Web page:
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Prego is armed for a new advertising campaign

After consumers - and sales - went on a diet, there is growth.

After getting hammered earlier this decade when Atkins dieters shunned pasta, sales of pasta sauce are simmering.

That's good for Campbell Soup Co.'s Prego Italian sauce brand, which is launching a national television advertising campaign Monday in a bid for a share of the growth.

While the Camden company would not disclose the cost of the campaign, it said spending would be nearly double last year's for Prego.

Jon Swallen, senior vice president of research at TNS Media Intelligence, said the company spent $16.4 million on Prego television commercials in 2006. TNS, a New York company that tracks advertising expenditures, said Prego advertising in 2005 totaled $15.1 million.

Prego sales fell for three consecutive years before edging up last year by 1.4 percent to $250.4 million, according to Information Resources Inc., a Chicago company that collects scanner data from major supermarkets, but not from Wal-Mart Stores Inc.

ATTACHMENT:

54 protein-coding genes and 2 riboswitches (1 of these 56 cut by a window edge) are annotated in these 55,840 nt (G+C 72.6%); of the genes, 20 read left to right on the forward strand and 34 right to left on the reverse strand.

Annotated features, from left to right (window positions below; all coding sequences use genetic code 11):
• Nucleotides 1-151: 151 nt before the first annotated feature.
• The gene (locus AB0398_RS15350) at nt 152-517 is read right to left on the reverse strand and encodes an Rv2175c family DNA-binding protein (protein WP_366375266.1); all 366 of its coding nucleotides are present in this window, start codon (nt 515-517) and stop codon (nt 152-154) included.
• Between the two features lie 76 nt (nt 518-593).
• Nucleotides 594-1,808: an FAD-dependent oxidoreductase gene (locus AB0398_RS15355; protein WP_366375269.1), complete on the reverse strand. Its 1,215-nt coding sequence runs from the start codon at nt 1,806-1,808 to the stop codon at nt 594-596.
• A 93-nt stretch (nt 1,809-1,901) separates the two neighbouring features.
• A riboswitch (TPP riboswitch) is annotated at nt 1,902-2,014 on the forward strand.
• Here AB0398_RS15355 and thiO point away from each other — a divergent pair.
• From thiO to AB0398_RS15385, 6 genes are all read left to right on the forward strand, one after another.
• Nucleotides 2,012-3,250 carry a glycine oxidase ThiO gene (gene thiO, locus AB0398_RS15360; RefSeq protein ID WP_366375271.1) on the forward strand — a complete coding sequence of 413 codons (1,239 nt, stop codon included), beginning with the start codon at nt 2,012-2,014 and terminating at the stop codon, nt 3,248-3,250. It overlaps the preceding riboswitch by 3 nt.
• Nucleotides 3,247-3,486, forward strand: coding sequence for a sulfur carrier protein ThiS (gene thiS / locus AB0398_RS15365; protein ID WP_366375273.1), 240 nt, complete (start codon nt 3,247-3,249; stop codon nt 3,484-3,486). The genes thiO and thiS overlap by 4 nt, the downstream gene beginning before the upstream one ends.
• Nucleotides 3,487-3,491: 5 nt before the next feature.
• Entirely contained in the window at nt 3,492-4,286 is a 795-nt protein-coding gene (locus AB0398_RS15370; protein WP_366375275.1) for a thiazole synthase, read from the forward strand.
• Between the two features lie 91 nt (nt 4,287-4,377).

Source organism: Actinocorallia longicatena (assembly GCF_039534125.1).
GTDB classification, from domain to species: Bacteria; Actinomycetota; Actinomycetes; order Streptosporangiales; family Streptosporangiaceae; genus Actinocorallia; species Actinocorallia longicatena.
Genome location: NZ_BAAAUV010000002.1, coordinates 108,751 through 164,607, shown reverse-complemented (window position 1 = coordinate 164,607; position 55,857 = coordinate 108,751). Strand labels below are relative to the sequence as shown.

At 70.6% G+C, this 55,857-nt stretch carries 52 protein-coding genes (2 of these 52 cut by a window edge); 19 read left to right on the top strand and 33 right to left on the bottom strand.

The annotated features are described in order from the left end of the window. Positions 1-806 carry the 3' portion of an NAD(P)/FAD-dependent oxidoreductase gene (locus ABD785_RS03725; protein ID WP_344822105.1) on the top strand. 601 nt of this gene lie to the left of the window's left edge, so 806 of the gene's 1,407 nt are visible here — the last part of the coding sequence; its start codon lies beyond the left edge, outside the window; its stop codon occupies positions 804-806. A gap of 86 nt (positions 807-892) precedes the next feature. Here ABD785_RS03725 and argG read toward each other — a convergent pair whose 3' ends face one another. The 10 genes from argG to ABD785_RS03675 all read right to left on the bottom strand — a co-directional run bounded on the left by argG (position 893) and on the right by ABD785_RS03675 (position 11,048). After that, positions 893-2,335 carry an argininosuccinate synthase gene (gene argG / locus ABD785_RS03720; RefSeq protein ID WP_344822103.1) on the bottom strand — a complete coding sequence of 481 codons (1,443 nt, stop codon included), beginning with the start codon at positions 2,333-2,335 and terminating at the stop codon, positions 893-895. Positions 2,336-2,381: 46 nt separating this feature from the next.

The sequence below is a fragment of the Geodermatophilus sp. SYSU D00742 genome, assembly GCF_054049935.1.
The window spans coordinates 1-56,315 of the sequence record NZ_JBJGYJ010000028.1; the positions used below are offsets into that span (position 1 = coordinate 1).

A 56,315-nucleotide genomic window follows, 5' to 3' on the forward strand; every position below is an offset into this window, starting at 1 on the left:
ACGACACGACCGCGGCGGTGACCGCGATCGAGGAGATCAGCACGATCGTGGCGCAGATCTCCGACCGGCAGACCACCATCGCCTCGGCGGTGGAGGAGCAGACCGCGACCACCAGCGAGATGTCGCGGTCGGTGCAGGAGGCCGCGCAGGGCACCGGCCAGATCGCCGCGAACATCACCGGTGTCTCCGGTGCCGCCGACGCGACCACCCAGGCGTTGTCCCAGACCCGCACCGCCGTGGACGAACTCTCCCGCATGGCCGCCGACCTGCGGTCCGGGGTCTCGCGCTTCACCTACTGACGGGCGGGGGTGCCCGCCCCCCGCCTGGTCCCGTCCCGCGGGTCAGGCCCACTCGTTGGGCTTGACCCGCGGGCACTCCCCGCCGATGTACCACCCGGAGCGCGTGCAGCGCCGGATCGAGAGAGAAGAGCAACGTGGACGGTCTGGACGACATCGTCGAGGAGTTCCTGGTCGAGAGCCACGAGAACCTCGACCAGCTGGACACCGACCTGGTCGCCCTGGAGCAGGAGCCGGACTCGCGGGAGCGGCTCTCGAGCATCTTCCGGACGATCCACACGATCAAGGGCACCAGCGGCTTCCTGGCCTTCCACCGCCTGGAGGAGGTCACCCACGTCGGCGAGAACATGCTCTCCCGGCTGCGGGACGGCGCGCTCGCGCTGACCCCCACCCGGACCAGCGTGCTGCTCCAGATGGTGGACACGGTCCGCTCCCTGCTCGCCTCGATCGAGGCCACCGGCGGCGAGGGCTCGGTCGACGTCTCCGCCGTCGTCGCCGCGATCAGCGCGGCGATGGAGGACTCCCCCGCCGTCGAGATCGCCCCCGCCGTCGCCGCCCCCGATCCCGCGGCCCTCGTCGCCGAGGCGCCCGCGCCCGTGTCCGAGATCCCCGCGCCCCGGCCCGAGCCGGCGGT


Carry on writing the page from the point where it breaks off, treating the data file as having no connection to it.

Total sales of Italian sauces climbed 1.8 percent in 2006 to $1.4 billion, Information Resources said.

Kelly Berrie, Campbell's senior brand manager for Prego pasta sauces, said the company is changing its marketing strategy this year. Previously, Campbell emphasized general benefits, such as "bringing the family to the table," Berrie said.

In the new campaign, "there's more of a focus on taste differential" to bring attention to Prego specifically, not the entire category, she said.

Berrie, who has been at Campbell for 13 years, said competitors "were getting a free ride. . . . When we went heavy in a particular month, all the boats rose."

Campbell introduced Prego, the number-two canned spaghetti sauce, in 1981. Ragu, the number one brand, owned now by Unilever, hit the market in 1937.

The series of five television advertisements debuting Monday will feature celebrities and fictional characters, such as Popeye's Olive Oyl, tinkering with their Prego sauce - but reaching the conclusion that they don't need to add anything.